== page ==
It all began, modestly enough, with the relatively simple task of implementing an energy-savings plan across Reckson Associates’ portfolio of 32 buildings in Westchester and Fairfield counties.
A regional architect with Reckson named Jason Black orchestrated a portfolio-wide program that included the installation of L.E.D. exit signs and occupancy sensor devices in private offices. After it was evident that those measures were paying off, Mr. Black made another smart call: a $1.5 million lighting retrofit throughout the portfolio’s 4.5 million square feet that not only proved to be 50 percent more energy efficient but also resulted in a $600,000 windfall in tax incentives from state utility agencies.
This was in 2007, before sustainability had risen to its current vogue among commercial real estate developers. Mr. Black was 27 years old.
“While I had always been interested in sustainability—it was something core to who I am—I really began to see the opportunities to fold it into business,” said Mr. Black, now 32, who stayed on with Reckson Associates in 2007 after it was acquired by SL Green. “I started to develop these small programs, and the team up in the suburbs were very open to exploring these possibilities.”
Mr. Black’s suburban success, and his ability to think creatively in an area of real estate still in its nascency, weighed heavily in SL Green’s decision last month to name the whiz kid the REIT’s first-ever director of sustainability. The position, while still being carved out, makes the New York State native responsible for sustainability issues for one of the largest property owners in the five boroughs and their suburbs.
“There has been a lot of enthusiasm down here in the city, and there’s a lot of projects that have been put into the works, whether it’s by the operations team, or the leasing team, or etc.,” Mr. Black said. “And they wanted to be able to round all of that up and have a central person take all the enthusiasm, and take all of these accomplishments, and really bring it all to the next level.”
All that enthusiasm, quite frankly, has been conspicuous so far. During a tour earlier this month of 100 Park Avenue, a LEED-certified building with tiered terraces fitted with a rain water-absorbing vegetated roof, Mr. Black’s visage blared across Captivate Network elevator screens as a sort of introduction for office tenants. As a result, he says, his first few months have been spent greeting tenants who saw him on-screen and answering all their eco questions.
“We’re here to assist them,” Mr. Black said. “They’re all interested to hear more about the program we have going on, but also to lend insight about what they can do in their own space and also how they can control and improve those sustainable elements that we’re now introducing.”
More specifically, the REIT’s greening initiative has turned to an innovative carpet and ceiling-tile recycling plan. Since the program began in 2007, SL Green has recycled more than one million square feet—or about 500 tons—of debris from its suburban properties. In only the past few months, meanwhile, the plan has been implemented rather successfully at 280 Park Avenue, where 100,000 square feet of carpet and ceiling tile has already been removed amid renovations.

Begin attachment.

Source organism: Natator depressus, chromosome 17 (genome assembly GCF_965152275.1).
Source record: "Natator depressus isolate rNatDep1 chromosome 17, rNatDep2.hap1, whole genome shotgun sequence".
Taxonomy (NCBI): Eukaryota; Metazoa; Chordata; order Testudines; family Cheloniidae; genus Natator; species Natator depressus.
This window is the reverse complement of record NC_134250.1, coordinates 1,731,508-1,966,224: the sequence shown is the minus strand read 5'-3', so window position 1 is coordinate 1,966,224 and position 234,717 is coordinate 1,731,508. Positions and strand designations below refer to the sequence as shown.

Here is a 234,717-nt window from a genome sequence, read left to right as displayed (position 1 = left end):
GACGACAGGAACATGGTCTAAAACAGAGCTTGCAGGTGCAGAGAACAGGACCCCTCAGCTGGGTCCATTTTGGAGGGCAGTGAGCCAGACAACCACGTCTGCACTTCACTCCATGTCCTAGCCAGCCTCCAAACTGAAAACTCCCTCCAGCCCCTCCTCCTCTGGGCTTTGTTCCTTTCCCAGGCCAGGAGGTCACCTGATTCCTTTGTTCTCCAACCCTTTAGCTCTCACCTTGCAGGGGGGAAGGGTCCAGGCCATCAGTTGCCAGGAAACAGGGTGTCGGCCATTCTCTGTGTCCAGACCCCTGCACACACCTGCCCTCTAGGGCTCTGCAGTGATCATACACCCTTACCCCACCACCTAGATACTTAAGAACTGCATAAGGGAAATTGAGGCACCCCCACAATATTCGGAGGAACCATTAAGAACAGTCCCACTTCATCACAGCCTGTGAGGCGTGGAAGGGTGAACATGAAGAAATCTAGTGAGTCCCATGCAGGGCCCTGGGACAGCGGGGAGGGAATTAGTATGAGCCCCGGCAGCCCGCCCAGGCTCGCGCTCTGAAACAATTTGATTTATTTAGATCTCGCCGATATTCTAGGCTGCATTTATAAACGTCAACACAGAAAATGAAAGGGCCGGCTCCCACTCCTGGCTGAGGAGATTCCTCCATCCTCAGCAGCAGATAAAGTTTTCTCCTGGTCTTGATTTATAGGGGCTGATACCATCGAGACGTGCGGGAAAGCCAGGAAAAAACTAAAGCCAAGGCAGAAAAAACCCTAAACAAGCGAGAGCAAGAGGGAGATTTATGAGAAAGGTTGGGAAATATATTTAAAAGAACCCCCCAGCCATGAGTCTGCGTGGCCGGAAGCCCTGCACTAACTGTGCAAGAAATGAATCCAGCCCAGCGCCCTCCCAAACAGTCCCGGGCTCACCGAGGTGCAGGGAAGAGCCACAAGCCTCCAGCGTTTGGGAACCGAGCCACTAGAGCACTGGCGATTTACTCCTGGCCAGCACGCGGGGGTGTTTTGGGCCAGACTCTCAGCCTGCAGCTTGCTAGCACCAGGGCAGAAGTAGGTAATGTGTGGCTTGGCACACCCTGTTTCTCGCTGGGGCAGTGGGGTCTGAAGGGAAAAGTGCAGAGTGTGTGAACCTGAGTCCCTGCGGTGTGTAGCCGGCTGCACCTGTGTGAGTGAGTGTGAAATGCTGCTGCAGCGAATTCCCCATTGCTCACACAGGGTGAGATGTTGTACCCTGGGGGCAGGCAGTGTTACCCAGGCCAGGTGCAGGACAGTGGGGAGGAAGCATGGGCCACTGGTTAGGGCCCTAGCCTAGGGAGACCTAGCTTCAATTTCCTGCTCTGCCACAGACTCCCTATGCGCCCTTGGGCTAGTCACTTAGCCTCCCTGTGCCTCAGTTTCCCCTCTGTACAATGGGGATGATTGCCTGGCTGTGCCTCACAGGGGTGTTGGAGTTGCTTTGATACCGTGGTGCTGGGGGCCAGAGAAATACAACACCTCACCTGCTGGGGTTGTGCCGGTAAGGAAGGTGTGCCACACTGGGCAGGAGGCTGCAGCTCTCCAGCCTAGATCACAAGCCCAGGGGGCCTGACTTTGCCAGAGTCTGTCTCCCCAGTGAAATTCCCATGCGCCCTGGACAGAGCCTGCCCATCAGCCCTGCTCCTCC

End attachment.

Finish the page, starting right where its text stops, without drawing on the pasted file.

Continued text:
In Greenwich, Conn., meanwhile, where SL Green owns a collection of properties, a photovoltaic system was installed at 500 West Putnam Avenue earlier this year. As in other buildings using the device, it has been responsible for reducing energy use by approximately 5 percent a year, Mr. Black said recently.
Among SL Green-owned buildings in New York State, the green initiatives extend to nine assets that have earned the Energy Star Label, a designation awarded by the Environmental Protection Agency to properties that achieve energy-saving benchmarks in water conservation, recycling and the implementation of L.E.D. bulbs.
For Mr. Black, however, each building offers another opportunity to stretch his imagination. After all, as he sees it, sustainability in commercial real estate is still largely a blank canvas.
“We have an opportunity to be able to try new things that aren’t necessarily mainstream yet,” he said. “You can follow other examples—and my big thing is to be able to talk to others in the industry and understand what they’ve done, and see if it’s applicable here—but it’s also about carving your own road. There’s a great opportunity to continue to be a trailblazer in this field, and setting the tone for defining what sustainability really means.”
But Mr. Black’s green enthusiasm crosses over to his private life as well. With his land-use attorney wife, Meredith, the former architecture student has turned their home in the small northern Westchester town of Katonah into a reflection of their shared passion for the environment.
To be sure, the couple has installed spray-foam insulation into their roof, attic and the walls on the second floor. Meanwhile, they retrofitted their heating system to make it more energy efficient—an endeavor that has paid off to the tune of about $1,200 annually in heating oil savings. The pair even explored the possibility of installing solar roofs, but decided that, with so many trees spread across their bucolic backyard, the endeavor would have cost too much.
“I always have a tough time knowing who’s holding the reins,” said Mr. Black, who grew up in Rye and has always lived upstate. “We’re both highly ambitious. Frankly, we’re both highly efficient.”